how children lost the right to roam map

One Response to how children lost the right to roam map

  1. Leslie November 9, 2017 at 4:39 pm #

    This article is so interesting to me. My two daughters grew up in northern Westchester county in NY. Both have become strong young women with open minds for human rights, and duel viewpoints. They are now both in college and call/text every day with the most interesting stories, often humorous and sometimes just to talk about academics or friends. I think they are strong because they walked, biked, rode horses, had time to themselves, did volunteer work outside, were encouraged to read, and were praised for sharing their opinions whether right or wrong.

    In grammar and middle school, they spent afternoons with friends and horses at our local pony club. So they were left alone on afternoons with a cell phone for emergency. The older girls would help them and they all cleaned tack and stalls and rode ponies. Throughout high school they volunteered at a therapeutic riding facility for special needs children where they connected with kids that had serious learning disabilities. Both girls without the other even knowing about it, wrote their college entry essays on their amazing experiences. And needless to say, volunteering is a perfect way to encourage kids to grow out of their egos and feel needed and therefor get the confidence they need. Both girls do NOT know how to sew. But they CAN wash their clothes! Might I add also that when the younger one could drive in her senior year she chose to join the local EMT as a volunteer and witnessed adults helping people. Kids being guided by other older kids gives them an incentive to be away from home and to gain independence and grow friendships. Let them walk! Drop them off and give them space.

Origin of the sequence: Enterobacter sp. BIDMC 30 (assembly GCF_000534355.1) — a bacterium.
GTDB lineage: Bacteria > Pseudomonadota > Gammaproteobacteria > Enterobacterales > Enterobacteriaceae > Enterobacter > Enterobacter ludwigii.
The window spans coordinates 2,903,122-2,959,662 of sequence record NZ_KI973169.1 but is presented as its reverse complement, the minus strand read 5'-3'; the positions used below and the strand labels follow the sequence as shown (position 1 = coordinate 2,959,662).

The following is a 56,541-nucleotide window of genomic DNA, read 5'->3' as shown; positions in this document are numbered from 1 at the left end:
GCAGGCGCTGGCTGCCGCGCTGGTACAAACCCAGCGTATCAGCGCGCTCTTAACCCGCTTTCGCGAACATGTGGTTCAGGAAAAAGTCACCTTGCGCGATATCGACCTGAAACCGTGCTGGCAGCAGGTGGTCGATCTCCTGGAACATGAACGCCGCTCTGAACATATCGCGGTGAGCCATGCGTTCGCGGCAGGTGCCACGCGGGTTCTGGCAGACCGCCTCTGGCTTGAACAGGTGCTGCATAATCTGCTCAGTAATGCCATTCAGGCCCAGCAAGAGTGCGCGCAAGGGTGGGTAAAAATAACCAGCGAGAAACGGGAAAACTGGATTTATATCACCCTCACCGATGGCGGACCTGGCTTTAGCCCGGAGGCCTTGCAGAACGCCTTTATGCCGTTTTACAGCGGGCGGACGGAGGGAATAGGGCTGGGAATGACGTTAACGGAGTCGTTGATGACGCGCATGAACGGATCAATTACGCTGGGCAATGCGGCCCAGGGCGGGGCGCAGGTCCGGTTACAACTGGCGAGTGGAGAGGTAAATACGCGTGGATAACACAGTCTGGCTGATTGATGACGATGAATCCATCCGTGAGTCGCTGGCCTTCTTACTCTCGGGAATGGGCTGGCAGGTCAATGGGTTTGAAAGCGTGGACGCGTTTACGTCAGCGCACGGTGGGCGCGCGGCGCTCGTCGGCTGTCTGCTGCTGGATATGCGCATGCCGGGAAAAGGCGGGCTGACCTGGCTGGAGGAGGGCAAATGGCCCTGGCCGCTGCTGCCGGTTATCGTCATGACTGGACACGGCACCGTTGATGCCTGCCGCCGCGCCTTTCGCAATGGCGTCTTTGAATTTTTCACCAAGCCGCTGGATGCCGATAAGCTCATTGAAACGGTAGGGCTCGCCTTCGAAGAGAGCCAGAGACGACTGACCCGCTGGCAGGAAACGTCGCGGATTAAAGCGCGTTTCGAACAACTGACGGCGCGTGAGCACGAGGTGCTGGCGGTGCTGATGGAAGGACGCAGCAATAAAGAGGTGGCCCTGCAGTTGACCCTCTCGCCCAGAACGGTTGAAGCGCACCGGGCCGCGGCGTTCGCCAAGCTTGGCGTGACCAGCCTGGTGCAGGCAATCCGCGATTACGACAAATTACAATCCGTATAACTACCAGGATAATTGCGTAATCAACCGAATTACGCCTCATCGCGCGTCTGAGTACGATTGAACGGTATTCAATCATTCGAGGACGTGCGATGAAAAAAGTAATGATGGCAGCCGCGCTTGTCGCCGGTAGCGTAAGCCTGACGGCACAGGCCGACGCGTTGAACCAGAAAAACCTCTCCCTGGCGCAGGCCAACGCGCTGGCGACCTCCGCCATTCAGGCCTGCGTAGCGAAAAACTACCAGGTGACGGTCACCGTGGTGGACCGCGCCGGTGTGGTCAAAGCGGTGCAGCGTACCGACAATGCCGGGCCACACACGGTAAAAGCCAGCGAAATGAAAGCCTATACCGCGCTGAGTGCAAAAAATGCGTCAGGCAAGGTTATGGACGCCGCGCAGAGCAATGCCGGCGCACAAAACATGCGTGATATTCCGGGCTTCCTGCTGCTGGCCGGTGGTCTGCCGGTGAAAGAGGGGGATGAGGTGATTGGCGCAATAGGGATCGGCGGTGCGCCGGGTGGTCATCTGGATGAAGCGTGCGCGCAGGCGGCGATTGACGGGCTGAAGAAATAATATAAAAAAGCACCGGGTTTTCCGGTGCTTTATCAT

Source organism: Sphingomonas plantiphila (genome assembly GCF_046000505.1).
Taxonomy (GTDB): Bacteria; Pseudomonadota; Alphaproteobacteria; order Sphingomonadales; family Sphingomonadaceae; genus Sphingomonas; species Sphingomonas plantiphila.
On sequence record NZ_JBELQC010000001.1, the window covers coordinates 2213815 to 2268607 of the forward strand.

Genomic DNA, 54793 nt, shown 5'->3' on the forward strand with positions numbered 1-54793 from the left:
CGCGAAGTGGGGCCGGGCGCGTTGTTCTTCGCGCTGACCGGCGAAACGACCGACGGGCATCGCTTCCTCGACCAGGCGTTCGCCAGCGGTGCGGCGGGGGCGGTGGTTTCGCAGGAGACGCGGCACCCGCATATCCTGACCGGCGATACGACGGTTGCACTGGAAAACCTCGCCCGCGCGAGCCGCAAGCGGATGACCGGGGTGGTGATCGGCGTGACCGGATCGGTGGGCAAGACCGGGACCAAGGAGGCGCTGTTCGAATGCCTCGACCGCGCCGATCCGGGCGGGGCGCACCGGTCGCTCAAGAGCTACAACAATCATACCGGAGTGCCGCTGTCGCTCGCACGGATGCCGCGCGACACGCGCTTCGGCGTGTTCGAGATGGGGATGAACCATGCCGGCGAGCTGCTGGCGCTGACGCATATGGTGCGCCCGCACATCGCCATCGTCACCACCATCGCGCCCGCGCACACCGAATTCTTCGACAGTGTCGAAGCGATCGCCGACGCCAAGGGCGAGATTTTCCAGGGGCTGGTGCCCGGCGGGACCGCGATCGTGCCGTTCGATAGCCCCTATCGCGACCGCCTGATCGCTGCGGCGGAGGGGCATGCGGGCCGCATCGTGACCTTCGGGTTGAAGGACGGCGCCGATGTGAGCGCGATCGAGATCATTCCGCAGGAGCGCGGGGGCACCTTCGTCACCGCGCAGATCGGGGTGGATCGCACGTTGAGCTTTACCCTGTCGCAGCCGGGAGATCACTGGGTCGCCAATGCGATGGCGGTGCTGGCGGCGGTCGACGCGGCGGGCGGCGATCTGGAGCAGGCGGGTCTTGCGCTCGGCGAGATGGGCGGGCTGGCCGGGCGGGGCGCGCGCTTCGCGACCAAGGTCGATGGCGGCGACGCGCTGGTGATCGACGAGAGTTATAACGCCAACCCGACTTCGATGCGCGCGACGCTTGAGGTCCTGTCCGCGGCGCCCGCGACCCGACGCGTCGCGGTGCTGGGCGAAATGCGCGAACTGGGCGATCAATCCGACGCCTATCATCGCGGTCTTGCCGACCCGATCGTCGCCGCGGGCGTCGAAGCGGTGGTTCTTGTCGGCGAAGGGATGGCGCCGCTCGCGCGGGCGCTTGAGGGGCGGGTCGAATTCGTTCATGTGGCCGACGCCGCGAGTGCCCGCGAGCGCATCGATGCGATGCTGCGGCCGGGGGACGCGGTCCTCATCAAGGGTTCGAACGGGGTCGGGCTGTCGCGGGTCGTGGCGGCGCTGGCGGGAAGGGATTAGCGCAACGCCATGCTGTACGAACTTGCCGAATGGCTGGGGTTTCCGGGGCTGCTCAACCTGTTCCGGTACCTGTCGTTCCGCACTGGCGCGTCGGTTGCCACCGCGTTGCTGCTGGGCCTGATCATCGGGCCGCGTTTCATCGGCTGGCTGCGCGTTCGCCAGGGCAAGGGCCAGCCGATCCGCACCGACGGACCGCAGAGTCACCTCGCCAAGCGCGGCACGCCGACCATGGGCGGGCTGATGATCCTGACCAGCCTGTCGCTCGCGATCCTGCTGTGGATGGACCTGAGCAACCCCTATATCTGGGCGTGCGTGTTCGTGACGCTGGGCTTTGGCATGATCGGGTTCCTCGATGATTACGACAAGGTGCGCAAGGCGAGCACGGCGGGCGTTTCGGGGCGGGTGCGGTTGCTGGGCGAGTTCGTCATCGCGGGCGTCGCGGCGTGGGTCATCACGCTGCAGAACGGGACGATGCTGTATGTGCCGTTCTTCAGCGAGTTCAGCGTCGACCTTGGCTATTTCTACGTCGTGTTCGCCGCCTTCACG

My daughters are two years apart and are best friends. They both have separate friends, and still enjoy the outdoors – probably because I do. People drive fast along our country roads but the girls are aware of this and they run and ride bikes up to three miles away. My husband is not too outdoorsy, but I am, and I taught them how to respect nature, love it, and understand it. I always try to encourage them to learn, to listen, to read, and to be alone. When they said they were “bored” I gave them paper and art materials or a pen and some paper because that was the time for them to be creative, and to enjoy themselves. Quite often they just needed to go out and walk. A parent, that has a good rapport with their kids is what their kids need to be able to have the freedom to walk.

    Both girls play oboe at college, and are amazing writers (and also great at languages , math and science, unlike me!). I believe they’re good writers and musicians because they actually have something to write about. I encouraged them to never be board, but to use their free time (which is limited because they are both hard workers) to volunteer and to also reflect on their day. My mom would say to me if I was working too much, “You need a break, go out and take a walk.”

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